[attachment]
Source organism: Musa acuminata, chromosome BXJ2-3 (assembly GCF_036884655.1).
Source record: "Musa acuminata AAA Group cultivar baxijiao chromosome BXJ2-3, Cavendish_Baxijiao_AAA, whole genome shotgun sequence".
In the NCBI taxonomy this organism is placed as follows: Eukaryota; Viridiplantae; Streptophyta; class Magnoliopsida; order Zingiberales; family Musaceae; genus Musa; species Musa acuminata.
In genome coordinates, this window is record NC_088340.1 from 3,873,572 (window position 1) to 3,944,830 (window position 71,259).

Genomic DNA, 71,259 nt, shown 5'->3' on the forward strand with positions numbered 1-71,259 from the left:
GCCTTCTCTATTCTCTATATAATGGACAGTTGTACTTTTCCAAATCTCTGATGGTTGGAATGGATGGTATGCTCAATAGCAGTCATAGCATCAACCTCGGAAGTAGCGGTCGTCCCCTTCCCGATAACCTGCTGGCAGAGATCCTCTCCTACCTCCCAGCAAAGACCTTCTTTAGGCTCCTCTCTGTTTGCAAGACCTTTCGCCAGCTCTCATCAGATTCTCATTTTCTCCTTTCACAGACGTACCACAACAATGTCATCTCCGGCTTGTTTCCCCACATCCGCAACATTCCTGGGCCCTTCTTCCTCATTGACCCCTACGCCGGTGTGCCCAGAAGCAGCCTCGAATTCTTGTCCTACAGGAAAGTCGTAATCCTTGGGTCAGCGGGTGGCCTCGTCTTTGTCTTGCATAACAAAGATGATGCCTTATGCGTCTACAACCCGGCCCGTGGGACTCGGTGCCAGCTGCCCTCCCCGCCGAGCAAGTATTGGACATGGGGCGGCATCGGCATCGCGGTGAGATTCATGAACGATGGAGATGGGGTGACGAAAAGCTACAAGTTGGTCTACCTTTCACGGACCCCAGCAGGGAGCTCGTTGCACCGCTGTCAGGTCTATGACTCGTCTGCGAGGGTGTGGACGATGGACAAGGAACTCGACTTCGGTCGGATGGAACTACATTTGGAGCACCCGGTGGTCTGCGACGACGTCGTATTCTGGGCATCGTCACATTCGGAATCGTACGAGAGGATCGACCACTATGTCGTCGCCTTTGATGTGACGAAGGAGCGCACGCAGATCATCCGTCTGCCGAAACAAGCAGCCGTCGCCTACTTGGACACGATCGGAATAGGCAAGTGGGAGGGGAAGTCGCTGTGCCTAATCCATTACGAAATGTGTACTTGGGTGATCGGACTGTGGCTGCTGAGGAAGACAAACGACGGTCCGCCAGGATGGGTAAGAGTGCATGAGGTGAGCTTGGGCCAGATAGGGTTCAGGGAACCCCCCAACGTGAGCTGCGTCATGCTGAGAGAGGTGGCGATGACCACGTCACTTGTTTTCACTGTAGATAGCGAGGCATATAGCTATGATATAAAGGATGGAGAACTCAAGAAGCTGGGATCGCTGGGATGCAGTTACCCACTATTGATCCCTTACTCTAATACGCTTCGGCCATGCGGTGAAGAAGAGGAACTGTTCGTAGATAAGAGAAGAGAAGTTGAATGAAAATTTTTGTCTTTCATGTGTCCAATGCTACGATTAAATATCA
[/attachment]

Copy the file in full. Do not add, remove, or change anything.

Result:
Source organism: Musa acuminata, chromosome BXJ2-3 (assembly GCF_036884655.1).
Source record: "Musa acuminata AAA Group cultivar baxijiao chromosome BXJ2-3, Cavendish_Baxijiao_AAA, whole genome shotgun sequence".
In the NCBI taxonomy this organism is placed as follows: Eukaryota; Viridiplantae; Streptophyta; class Magnoliopsida; order Zingiberales; family Musaceae; genus Musa; species Musa acuminata.
In genome coordinates, this window is record NC_088340.1 from 3,873,572 (window position 1) to 3,944,830 (window position 71,259).

Genomic DNA, 71,259 nt, shown 5'->3' on the forward strand with positions numbered 1-71,259 from the left:
GCCTTCTCTATTCTCTATATAATGGACAGTTGTACTTTTCCAAATCTCTGATGGTTGGAATGGATGGTATGCTCAATAGCAGTCATAGCATCAACCTCGGAAGTAGCGGTCGTCCCCTTCCCGATAACCTGCTGGCAGAGATCCTCTCCTACCTCCCAGCAAAGACCTTCTTTAGGCTCCTCTCTGTTTGCAAGACCTTTCGCCAGCTCTCATCAGATTCTCATTTTCTCCTTTCACAGACGTACCACAACAATGTCATCTCCGGCTTGTTTCCCCACATCCGCAACATTCCTGGGCCCTTCTTCCTCATTGACCCCTACGCCGGTGTGCCCAGAAGCAGCCTCGAATTCTTGTCCTACAGGAAAGTCGTAATCCTTGGGTCAGCGGGTGGCCTCGTCTTTGTCTTGCATAACAAAGATGATGCCTTATGCGTCTACAACCCGGCCCGTGGGACTCGGTGCCAGCTGCCCTCCCCGCCGAGCAAGTATTGGACATGGGGCGGCATCGGCATCGCGGTGAGATTCATGAACGATGGAGATGGGGTGACGAAAAGCTACAAGTTGGTCTACCTTTCACGGACCCCAGCAGGGAGCTCGTTGCACCGCTGTCAGGTCTATGACTCGTCTGCGAGGGTGTGGACGATGGACAAGGAACTCGACTTCGGTCGGATGGAACTACATTTGGAGCACCCGGTGGTCTGCGACGACGTCGTATTCTGGGCATCGTCACATTCGGAATCGTACGAGAGGATCGACCACTATGTCGTCGCCTTTGATGTGACGAAGGAGCGCACGCAGATCATCCGTCTGCCGAAACAAGCAGCCGTCGCCTACTTGGACACGATCGGAATAGGCAAGTGGGAGGGGAAGTCGCTGTGCCTAATCCATTACGAAATGTGTACTTGGGTGATCGGACTGTGGCTGCTGAGGAAGACAAACGACGGTCCGCCAGGATGGGTAAGAGTGCATGAGGTGAGCTTGGGCCAGATAGGGTTCAGGGAACCCCCCAACGTGAGCTGCGTCATGCTGAGAGAGGTGGCGATGACCACGTCACTTGTTTTCACTGTAGATAGCGAGGCATATAGCTATGATATAAAGGATGGAGAACTCAAGAAGCTGGGATCGCTGGGATGCAGTTACCCACTATTGATCCCTTACTCTAATACGCTTCGGCCATGCGGTGAAGAAGAGGAACTGTTCGTAGATAAGAGAAGAGAAGTTGAATGAAAATTTTTGTCTTTCATGTGTCCAATGCTACGATTAAATATCA